State program issues $23 million more to repair, restore bridges statewide

Bridge Improvement Grant program the brainchild of former state senator Vehle

The South Dakota Transportation Commission at a recent meeting awarded 39 preservation, rehabilitation and replacement Bridge Improvement Grants totaling approximately $23 million. To date, the program has awarded $101.2 million in grants to improve South Dakota bridges, like this one that crosses Firesteel Creek on North Foster Street in Mitchell.
Erik Kaufman / Mitchell Republic

PIERRE — The South Dakota Transportation Commission awarded 39 preservation, rehabilitation and replacement Bridge Improvement Grants totaling approximately $23 million at a recent meeting of the commission held in Pierre.

South Dakota Secretary of Transportation Joel Jundt said the program continues to be an excellent tool to address the issue of bridge preservation and maintenance in South Dakota.

“The BIG program continues to be very popular for the necessary preservation, rehabilitation and replacement of local government structures,” Jundt said in a statement. “The DOT commends the Transportation Commission for their continued commitment to provide state funding for this vital local government program. The goal is to enhance the overall condition of these critical assets that South Dakotans are dependent upon each and every day. These structures provide the link that drives the interconnectedness of our state’s overall transportation system while enhancing statewide economic development detail.”

The cities of Sioux Falls and Brookings received two grants. Pennington County received six grants, Day County and Union County received three grants, and Clark County, Deuel County, Grant County, Gregory County, Haakon County, Hanson County, Hughes County, Kingsbury County, Lake County, Lawrence County, Lincoln County, McCook County, Minnehaha County, Sanborn County and Yankton County all received one grant each.

There were 52 applications totaling $42.9 million in total project costs that were received by the South Dakota Department of Transportation. In total, one city submitted two applications and 27 counties submitted 50 applications.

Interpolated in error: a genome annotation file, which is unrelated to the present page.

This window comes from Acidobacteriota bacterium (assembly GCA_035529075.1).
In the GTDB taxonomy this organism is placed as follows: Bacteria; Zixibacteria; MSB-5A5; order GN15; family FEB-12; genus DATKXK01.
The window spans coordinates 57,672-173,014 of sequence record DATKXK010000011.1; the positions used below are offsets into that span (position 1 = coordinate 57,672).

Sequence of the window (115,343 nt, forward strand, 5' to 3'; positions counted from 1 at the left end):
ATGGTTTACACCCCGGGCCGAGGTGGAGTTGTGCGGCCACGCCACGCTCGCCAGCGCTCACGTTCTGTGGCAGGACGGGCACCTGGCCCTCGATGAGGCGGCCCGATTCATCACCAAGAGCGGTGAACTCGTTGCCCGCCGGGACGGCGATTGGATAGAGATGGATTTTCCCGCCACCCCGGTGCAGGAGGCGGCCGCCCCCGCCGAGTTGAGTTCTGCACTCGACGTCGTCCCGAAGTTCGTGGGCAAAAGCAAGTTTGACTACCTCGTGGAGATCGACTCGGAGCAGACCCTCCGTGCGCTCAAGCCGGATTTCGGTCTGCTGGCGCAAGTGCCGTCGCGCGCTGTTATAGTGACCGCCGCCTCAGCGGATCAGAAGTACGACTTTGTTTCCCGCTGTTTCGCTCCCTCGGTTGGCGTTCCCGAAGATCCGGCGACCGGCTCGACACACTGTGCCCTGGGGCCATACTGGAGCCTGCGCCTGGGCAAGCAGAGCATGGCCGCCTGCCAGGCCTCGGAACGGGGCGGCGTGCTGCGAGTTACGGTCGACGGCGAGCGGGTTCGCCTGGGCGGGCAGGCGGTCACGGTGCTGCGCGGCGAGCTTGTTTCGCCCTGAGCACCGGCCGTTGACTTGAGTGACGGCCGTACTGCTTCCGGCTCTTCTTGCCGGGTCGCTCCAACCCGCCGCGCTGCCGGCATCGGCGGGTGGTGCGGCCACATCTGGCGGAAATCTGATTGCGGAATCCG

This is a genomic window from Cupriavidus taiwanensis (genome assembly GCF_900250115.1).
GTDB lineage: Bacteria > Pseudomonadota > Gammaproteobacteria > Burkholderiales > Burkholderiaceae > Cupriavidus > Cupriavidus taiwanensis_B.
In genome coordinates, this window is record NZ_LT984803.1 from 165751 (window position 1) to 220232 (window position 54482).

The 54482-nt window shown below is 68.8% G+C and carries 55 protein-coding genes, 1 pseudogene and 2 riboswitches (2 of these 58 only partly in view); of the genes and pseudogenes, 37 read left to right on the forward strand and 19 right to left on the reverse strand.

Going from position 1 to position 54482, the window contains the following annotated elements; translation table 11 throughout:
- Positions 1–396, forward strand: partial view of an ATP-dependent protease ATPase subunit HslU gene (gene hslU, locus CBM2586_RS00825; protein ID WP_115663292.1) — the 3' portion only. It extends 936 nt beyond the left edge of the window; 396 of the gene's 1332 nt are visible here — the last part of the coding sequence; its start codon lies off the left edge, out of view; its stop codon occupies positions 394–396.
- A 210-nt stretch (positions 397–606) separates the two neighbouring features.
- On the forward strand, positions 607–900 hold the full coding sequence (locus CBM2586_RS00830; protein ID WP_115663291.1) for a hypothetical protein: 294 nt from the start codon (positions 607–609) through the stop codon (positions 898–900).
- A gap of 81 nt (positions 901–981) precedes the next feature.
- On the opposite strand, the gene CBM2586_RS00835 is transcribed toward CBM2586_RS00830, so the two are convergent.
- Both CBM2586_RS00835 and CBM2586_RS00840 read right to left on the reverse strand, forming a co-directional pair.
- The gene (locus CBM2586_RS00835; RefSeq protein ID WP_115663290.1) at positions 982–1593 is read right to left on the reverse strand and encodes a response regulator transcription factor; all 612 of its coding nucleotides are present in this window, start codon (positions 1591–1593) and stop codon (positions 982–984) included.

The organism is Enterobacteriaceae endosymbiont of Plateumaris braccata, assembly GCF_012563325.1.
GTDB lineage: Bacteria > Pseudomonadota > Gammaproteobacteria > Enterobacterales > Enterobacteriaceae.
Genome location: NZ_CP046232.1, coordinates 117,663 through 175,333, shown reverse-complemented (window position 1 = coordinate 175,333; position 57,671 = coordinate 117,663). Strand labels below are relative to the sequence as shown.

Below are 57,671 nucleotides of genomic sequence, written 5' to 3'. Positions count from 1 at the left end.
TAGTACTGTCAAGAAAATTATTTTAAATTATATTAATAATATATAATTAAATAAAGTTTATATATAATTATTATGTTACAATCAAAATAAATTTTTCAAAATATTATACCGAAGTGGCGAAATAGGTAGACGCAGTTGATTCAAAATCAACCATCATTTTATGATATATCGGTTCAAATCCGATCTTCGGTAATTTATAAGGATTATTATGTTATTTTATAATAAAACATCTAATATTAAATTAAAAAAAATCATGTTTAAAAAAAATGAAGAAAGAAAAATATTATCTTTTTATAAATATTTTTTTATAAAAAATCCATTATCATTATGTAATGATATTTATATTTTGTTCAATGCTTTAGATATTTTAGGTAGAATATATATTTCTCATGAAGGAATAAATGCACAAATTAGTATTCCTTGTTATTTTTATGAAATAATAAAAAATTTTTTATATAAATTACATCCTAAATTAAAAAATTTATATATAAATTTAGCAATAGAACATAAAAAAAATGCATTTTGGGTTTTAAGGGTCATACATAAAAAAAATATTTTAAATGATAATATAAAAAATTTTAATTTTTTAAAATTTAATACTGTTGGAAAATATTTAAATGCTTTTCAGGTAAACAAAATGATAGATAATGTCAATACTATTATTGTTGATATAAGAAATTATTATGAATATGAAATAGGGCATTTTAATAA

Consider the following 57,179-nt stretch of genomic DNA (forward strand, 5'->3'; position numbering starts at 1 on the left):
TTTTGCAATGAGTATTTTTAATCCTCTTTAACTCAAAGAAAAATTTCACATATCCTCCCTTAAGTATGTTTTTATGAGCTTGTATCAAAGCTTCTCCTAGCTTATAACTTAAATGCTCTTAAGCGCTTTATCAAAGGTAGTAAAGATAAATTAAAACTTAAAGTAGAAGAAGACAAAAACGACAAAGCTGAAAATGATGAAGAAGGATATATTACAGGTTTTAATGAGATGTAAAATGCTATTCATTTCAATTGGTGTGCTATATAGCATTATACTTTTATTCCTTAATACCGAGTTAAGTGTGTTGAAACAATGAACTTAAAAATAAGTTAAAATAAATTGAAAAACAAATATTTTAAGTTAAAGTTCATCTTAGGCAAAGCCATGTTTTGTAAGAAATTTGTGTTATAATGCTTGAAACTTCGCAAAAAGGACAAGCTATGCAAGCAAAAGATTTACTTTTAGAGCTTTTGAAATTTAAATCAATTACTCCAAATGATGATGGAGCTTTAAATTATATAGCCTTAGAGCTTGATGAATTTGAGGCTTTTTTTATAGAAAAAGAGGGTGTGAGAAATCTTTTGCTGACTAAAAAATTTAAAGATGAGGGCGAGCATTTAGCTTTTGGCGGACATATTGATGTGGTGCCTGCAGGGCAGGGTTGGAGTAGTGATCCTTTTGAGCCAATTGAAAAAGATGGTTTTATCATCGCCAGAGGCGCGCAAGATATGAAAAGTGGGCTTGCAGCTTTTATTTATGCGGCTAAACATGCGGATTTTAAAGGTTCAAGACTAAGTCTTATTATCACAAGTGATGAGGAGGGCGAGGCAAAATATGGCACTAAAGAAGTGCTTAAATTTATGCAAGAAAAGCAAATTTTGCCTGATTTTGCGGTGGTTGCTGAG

The Bridge Improvement Grant program was created by the 2015 legislative session in Senate Bill 1. Senate Bill 1 states that in order to be eligible for a BIG grant, a county must impose a wheel tax. In addition, a county must have a county highway and bridge improvement plan to detail proposed county highway and bridge improvement projects within the county for the next five years.

Cities are not required to have a transportation plan, and they do not have statutory authority to establish a wheel tax.

Mike Vehle, a former state senator for District 20 and a current member of the South Dakota Transportation Commission, sponsored Senate Bill 1 in 2015. He said it was needed to help keep South Dakota bridges safe and open, but it wasn’t necessarily an easy proposition to sell.

“It took me about seven years to get that passed. Anytime you want to increase taxes, you’re going to run into some sawmills,” Vehle told the Mitchell Republic. “It wasn’t that I wanted to tax people. I wanted to fix the roads.”

The transportation commission was tasked with creating administrative rules regarding the application process and timelines, the guidelines and criteria for approval of applications, and the distribution of funds from the local BIG fund. The transportation commission was also tasked with developing the administrative rules for the plans. The rules are to provide the format of the plan and the time by which an update of the plan must be submitted.

The bridge over Firesteel Creek on North Foster Street is one of many bridges that has benefited over the years from the Bridge Improvement Grant program.
Erik Kaufman / Mitchell Republic

Senate Bill 1 dedicated $7 million per year for the BIG funds. This money comes from the license plate fees and from non-commercial vehicle fees. In addition, SDDOT annually sets aside $8 million per year of state gas tax funds, for a total of $15 million available for the BIG grants.

This year, the Transportation Commission awarded approximately $1.5 million in preliminary engineering grants, increased the available funding by $7.5 million, reallocated approximately $2.25 million from closed projects for a total of $24.75 million.

The $24.75 million total represents the amount allocated within this grant cycle, which began last fall with preliminary engineering grants. To date, the BIG program has awarded $101.2 million in grants to local governments, including the allocations made this year.


Local governments are required to pay a minimum of 20% in matching funds and have three years to expend the grant award.

Vehle said there is a level of satisfaction knowing that the bill he helped push through the South Dakota Legislature back in 2015 is continuing to do some good for drivers in the state. Bridges that have been repaired or worked on thanks to funds from the BIG grant program carry a sign stating as much.

“There is (a level of satisfaction). There’s a sign that goes up on every BIG bridge, whether it’s in the county or wherever. When I see that, a smile goes on my face a little bit,” Vehle said.

Applications for the next round of the BIG program are due Aug. 1 for the preliminary engineering category. More information can be found by calling 605-773-4284 or visiting .

Erik Kaufman joined the Mitchell Republic in July of 2019 as an education and features reporter. He grew up in Freeman, S.D., graduating from Freeman High School. He graduated from the University of South Dakota in 1999 with a major in English and a minor in computer science. He can be reached at
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